There are those first-year players who could have created more buzz out of Charlotte’s situation last year — those who could have capitalized on the offensive void by racking up shot attempts and benefited from the complete lack of surrounding talent by putting up big numbers. But Kidd-Gilchrist had neither the ball skills nor the inclination to play such a dominant role, while the Bobcats lacked the sense of order necessary to make better use of his talents. He is an incredible athlete with a natural feel for off-ball movement, but last season Kidd-Gilchrist was often lost in a jumbled mess, with his instincts as his only means of navigating broken plays and perpetually crowded driving lanes.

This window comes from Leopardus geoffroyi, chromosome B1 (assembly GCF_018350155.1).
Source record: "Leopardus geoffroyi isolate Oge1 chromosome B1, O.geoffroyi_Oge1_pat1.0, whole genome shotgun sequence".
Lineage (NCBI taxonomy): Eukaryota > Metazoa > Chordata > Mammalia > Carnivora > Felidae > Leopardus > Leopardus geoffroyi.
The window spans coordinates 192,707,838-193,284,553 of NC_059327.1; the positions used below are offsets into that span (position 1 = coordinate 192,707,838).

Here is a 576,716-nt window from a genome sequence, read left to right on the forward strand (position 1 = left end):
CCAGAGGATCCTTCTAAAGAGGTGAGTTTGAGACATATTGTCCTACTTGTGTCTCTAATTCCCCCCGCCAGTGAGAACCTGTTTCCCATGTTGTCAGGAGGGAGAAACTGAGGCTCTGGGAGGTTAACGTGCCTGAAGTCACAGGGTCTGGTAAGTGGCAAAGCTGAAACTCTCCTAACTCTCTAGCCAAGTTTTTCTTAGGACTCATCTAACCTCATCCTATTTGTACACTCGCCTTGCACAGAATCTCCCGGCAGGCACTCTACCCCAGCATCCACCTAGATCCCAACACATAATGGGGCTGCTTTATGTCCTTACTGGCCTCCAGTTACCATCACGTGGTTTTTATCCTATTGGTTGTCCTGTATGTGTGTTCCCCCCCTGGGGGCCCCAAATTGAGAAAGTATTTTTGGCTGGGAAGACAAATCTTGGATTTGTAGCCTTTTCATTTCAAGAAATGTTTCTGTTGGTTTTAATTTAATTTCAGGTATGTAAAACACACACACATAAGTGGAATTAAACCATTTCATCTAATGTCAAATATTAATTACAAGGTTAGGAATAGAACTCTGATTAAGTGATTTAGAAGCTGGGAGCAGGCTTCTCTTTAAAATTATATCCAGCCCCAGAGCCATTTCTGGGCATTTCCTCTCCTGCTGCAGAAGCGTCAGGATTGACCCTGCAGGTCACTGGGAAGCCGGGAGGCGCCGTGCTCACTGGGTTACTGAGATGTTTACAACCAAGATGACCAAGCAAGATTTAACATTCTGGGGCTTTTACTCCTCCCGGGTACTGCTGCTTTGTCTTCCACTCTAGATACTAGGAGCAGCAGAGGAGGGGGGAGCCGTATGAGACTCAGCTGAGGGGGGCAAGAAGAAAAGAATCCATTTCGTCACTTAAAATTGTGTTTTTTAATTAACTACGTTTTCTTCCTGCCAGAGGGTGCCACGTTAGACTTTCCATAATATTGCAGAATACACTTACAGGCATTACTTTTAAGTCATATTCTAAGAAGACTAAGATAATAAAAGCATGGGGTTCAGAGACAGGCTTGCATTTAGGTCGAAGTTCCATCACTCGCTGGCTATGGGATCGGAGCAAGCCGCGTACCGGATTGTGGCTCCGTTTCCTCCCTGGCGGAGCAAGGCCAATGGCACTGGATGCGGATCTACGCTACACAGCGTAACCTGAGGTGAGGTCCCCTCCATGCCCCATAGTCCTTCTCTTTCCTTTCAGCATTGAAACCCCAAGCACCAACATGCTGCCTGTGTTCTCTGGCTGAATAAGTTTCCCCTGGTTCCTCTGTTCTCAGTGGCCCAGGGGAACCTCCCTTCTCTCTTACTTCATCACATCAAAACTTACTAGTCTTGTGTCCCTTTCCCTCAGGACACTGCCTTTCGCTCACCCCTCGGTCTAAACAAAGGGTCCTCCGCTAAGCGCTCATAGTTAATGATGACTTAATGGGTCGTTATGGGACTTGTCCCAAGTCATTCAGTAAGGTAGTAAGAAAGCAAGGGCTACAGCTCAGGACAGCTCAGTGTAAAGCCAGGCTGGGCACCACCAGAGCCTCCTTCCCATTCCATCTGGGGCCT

Young shooters can still spot up, rookie big men can still work off of their size and developing ball-handlers have opportunities to push through their growing pains off the bounce. Kidd-Gilchrist had no such outlet. He stood to offer the most value on a team with a well-spaced offense and competent team defense, both of which were well beyond Charlotte’s capabilities a year ago. Those were difficult circumstances, but things should get easier for Kidd-Gilchrist as a function of his acclimation to the NBA scene.